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These promotional free online romance stories / novel excerpts are made available for PRIVATE, NONCOMMERCIAL USE ONLY, and not for any marketable distribution or reproduction (print or electronic) use whatsoever, without the full legal permission of the below named copyright holder.

"Becca DuMaurier"
Book 1 
of the Black Rogues Series
(novel excerpt 3)

Coming Fall 2019

       It's 1688 AD, in the midst of the Glorious Revolution, a British civil war between Protestants and Catholics which has international players interested from France, Ireland, Spain, and the Netherlands, while the English king is absent from his throne, a huge invading force of sails and swords fills the Channel.

         However, royal favorite of Charles II's Restoration reign, the brown-skinned British courtier Lady Rebecca, has more personal cares; on the run from a forced marriage to a famous white-haired earl, she’s running home to the very edge of England, to her stormy Atlantic-tossed Cornwall, where pirates are stalking the tiny coves, villages, and homes of Cornwall's shores.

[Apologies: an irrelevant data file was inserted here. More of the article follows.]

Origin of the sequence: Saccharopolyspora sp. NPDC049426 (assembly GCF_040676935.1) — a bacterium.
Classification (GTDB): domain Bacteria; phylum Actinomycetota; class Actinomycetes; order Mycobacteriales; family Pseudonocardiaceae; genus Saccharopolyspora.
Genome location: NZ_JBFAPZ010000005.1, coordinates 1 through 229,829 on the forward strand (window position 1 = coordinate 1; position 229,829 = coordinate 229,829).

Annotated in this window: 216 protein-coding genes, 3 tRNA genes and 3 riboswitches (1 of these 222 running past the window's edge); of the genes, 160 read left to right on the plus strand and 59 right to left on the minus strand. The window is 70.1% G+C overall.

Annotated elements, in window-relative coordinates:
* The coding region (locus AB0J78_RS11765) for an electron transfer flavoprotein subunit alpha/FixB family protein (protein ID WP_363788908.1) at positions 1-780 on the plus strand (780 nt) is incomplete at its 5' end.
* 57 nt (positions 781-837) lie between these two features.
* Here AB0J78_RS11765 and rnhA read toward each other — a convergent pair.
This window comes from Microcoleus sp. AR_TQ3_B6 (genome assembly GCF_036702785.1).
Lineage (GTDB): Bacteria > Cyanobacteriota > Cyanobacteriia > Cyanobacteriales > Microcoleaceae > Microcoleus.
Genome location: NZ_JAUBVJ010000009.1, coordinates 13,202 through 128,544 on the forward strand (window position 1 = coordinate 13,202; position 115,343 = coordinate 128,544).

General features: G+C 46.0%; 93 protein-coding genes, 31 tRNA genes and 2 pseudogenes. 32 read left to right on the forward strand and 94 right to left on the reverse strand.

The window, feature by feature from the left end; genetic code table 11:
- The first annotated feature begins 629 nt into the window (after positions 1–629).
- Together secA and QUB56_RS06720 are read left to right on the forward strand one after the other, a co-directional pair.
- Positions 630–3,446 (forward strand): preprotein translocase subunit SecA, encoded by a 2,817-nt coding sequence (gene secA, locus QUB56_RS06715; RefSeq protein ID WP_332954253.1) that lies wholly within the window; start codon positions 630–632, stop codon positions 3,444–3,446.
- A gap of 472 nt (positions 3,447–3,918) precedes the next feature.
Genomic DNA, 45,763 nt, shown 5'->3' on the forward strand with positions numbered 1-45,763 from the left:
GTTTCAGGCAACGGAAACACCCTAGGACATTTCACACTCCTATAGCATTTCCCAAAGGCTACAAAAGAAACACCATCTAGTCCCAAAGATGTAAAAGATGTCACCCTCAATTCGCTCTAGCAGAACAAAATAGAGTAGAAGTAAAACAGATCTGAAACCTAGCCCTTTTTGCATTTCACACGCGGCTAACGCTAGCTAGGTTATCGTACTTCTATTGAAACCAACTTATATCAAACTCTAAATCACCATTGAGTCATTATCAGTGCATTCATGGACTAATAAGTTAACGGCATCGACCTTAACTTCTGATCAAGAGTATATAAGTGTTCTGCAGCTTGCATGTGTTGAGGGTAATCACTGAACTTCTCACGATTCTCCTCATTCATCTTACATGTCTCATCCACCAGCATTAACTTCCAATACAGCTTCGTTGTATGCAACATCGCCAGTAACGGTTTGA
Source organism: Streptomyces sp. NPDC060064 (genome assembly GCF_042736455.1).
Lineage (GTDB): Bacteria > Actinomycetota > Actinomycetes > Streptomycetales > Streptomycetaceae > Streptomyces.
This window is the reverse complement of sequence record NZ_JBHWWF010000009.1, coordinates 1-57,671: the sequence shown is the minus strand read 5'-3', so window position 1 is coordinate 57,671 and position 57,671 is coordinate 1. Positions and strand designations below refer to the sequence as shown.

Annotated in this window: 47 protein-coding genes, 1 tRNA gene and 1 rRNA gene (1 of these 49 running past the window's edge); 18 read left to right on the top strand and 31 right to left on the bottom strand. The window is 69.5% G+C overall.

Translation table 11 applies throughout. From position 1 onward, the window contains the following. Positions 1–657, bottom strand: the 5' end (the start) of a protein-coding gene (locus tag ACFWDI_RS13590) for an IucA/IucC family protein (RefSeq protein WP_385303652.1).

And where Cornwall's rocky, treacherous coast is but a stepping stone for lively Becca, her ever persistent soldier fiancé, and an intriguing Irish Catholic pirate of many faces.

Historical Romantic Adventure Fiction

Becca DuMaurier
(novel work-in-progress)

Tyburn, London, England

1 July 1681

Draft, Chapter: BECCA WITNESSES ENGLISH JUSTICE


        The jostling, unwashed crowd was too coarse, too vulgar, and too loud with its maggot-like teeming of thousands of grubby bodies. They had come for their cruel entertainment and it sickened Becca. The very feel of the crowd made her scowl in upset discontent, de­spite her elevation above them — all the better to see, and be seen.